Here, the types of protective devices enumerated in the statute were required precisely because of the difference between the elevation level where the claimant was positioned and the higher level of the materials or load being hoisted or secured. The fact that the planks fell only a total of between eight and ten feet is not so minimal as to render Labor Law § 240 (1) inapplicable. There is no definitive height differential at which the scaffold law begins to apply (Thompson v St. Charles Condominiums, 303 AD2d 152 [2003], lv dismissed 100 NY2d 556 [2003]) and review of Appellate authority reveals that the height differential involved here was sufficient to require the protections afforded by the statute. For example, in Outar v City of New York, 5 NY3d 731 [2005], affg 286 AD2d 671 [2001] the plaintiff was in the course of his employment lifting pieces of subway track and replacing them when an unsecured dolly, which was used for the work and stored on top of a 5 ½ foot wall fell and hit him. The Court of Appeals held that "[t]he elevation differential between the dolly and plaintiff was sufficient to trigger Labor Law § 240 (1)'s protection, and the dolly was an object that required securing for the purposes of the undertaking" (Id. at 732; see also Heidelmark v State of New York, 1 AD3d 748 [2003] [ten-foot fall of PVC pipe established prima facie violation of Labor Law § 240 (1)]; Ortlieb v Town of Malone, 307 AD2d 679 [2003] [unsecured pipe fell six feet into trench and where the plaintiff was struck exposing him to elevation-related hazard]; Malloy v Madison Forty-Five Co., 13 AD3d 55 [2004] [allegations that the failure to provide adequate hoisting devices forced plaintiff to drop beams into a dumpster, rather than placing them there stated a valid Labor Law § 240 (1) claim]).

In this matter, the planks which fell on the claimant required securing for the purposes of the undertaking at the time they fell. Unlike these facts, in Narducci v Manhasset Bay Assoc., supra, the Court of Appeals made clear that the glass "that fell on plaintiff was not a material being hoisted or a load that required securing for the purposes of the undertaking at the time it fell, and thus Labor Law § 240 (1) does not apply . . . This was not a situation where a hoisting or securing device of the kind enumerated in the statute would have been necessary or even expected" (Id. at 268). Here, in contrast to the facts in Narducci, claimant could reasonably expect that the planks that fell from the manlift would be secured (cf, Buckley v Columbia Grammar & Preparatory, 44 AD3d 263 [2007], lv denied 10 NY3d 710 [2007]; Zirkel v Frontier Communications of Am., Inc., 29 AD3d 1188 [2006]; Atkinson v State of New York, 20 AD3d 739 [2005]; Bradley v San-Gra Corp., Santaro Cos., 301 AD2d 709 [2003]). More importantly, the proof establishes as a matter of law that securing of the planks was necessary as the cage of the manlift was insufficient to permit hoisting of the planks in a manner providing proper protection to workers as required by the statute. Accordingly, claimant's motion for partial summary judgment on the issue of liability on his cause of action alleging a violation of Labor Law § 240 (1) is granted.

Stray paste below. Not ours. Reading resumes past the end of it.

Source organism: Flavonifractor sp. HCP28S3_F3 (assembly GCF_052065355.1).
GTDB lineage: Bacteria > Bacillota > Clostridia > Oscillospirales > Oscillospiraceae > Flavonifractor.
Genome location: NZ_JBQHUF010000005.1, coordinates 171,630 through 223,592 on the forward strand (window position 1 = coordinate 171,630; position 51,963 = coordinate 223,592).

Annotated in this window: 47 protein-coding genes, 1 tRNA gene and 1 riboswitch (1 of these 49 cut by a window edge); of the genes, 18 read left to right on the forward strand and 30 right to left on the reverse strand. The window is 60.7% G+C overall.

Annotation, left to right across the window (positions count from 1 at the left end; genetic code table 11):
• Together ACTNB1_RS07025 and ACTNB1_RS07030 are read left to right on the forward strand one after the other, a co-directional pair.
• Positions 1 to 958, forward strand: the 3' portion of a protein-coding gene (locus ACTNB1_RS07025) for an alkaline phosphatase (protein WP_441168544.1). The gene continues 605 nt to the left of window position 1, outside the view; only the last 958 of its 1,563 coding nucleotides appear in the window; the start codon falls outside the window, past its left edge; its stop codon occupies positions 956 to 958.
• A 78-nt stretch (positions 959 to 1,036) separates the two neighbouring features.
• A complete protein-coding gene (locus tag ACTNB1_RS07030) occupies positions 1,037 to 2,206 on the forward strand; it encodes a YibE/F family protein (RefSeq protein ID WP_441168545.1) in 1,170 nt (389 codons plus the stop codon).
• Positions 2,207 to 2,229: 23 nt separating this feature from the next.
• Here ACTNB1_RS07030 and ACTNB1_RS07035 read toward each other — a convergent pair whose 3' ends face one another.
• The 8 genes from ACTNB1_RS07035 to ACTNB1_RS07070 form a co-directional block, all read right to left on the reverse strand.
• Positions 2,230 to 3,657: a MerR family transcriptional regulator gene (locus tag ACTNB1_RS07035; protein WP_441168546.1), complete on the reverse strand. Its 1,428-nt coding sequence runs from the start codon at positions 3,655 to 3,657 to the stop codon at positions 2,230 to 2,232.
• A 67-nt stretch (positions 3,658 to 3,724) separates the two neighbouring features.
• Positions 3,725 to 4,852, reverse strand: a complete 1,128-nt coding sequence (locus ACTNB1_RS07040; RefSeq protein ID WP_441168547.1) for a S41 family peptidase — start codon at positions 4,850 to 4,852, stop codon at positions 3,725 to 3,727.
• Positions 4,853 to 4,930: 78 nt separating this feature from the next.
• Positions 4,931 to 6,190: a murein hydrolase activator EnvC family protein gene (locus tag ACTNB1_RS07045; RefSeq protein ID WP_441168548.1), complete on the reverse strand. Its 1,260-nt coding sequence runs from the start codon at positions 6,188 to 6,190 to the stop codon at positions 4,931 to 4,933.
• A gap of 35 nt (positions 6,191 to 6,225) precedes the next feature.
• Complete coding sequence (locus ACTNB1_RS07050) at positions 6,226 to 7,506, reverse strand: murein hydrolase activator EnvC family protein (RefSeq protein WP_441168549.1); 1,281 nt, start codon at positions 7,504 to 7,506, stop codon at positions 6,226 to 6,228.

Inasmuch as this determination leaves only damages to be tried, the Court need not consider the claimant's alternate theory of liability under Labor Law § 241 (6) (see Pearl v Sam Greco Constr., Inc., supra, 31 AD3d 996 [2006].

Based on the foregoing, claimant's motion for partial summary judgment on the issue of liability on his cause of action alleging a violation of Labor Law § 240 (1) is granted. The Court will notify the parties of the date of trial on the issue of damages.



August 12, 2008
Saratoga Springs, New York

HON. FRANCIS T. COLLINS
Judge of the Court of Claims

  1. Notice of motion dated May 7, 2008;
  2. Affirmation of Thomas A. Grue dated May 7, 2008 with exhibits;
  3. Affidavit of Michael McMahon sworn to May 6, 2008;
  4. Affidavit of Tommy Glover sworn to March 30, 2007;
  5. Affidavit of Michael C. Rizzo sworn to May 28, 2008.

[1]. Claimant was granted permission to file a late claim alleging causes of action asserting violations of Labor Law 240 (1) and 241 (6) pursuant to this Court's order filed August 1, 2007 (see Sovey v State of New York, UID # 2007-015-207, [Ct Cl, June 26, 2007] Collins, J.). Late claim relief was denied with respect to the proposed causes of action for negligence and violations of Labor Law § 200.